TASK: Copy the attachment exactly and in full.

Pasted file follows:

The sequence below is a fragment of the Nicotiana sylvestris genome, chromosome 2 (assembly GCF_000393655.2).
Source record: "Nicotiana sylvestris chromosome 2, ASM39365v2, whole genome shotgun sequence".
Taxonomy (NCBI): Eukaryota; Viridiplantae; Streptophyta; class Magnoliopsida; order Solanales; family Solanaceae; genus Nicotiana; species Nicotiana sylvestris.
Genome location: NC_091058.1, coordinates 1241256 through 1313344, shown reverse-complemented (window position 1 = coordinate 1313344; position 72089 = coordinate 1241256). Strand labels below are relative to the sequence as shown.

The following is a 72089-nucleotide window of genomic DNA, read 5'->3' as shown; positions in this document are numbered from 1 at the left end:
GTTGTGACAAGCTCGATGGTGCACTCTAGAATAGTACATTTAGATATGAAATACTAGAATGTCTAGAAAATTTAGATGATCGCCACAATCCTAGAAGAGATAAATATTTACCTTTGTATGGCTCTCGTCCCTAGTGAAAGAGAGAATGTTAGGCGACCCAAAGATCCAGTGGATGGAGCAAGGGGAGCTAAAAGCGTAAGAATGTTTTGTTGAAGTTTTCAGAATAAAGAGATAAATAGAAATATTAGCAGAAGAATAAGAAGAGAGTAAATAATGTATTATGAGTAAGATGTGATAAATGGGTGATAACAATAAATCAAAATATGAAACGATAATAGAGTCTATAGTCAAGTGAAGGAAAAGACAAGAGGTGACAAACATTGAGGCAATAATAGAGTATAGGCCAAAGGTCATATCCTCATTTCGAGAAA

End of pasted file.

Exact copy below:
The sequence below is a fragment of the Nicotiana sylvestris genome, chromosome 2 (assembly GCF_000393655.2).
Source record: "Nicotiana sylvestris chromosome 2, ASM39365v2, whole genome shotgun sequence".
Taxonomy (NCBI): Eukaryota; Viridiplantae; Streptophyta; class Magnoliopsida; order Solanales; family Solanaceae; genus Nicotiana; species Nicotiana sylvestris.
Genome location: NC_091058.1, coordinates 1241256 through 1313344, shown reverse-complemented (window position 1 = coordinate 1313344; position 72089 = coordinate 1241256). Strand labels below are relative to the sequence as shown.

The following is a 72089-nucleotide window of genomic DNA, read 5'->3' as shown; positions in this document are numbered from 1 at the left end:
GTTGTGACAAGCTCGATGGTGCACTCTAGAATAGTACATTTAGATATGAAATACTAGAATGTCTAGAAAATTTAGATGATCGCCACAATCCTAGAAGAGATAAATATTTACCTTTGTATGGCTCTCGTCCCTAGTGAAAGAGAGAATGTTAGGCGACCCAAAGATCCAGTGGATGGAGCAAGGGGAGCTAAAAGCGTAAGAATGTTTTGTTGAAGTTTTCAGAATAAAGAGATAAATAGAAATATTAGCAGAAGAATAAGAAGAGAGTAAATAATGTATTATGAGTAAGATGTGATAAATGGGTGATAACAATAAATCAAAATATGAAACGATAATAGAGTCTATAGTCAAGTGAAGGAAAAGACAAGAGGTGACAAACATTGAGGCAATAATAGAGTATAGGCCAAAGGTCATATCCTCATTTCGAGAAA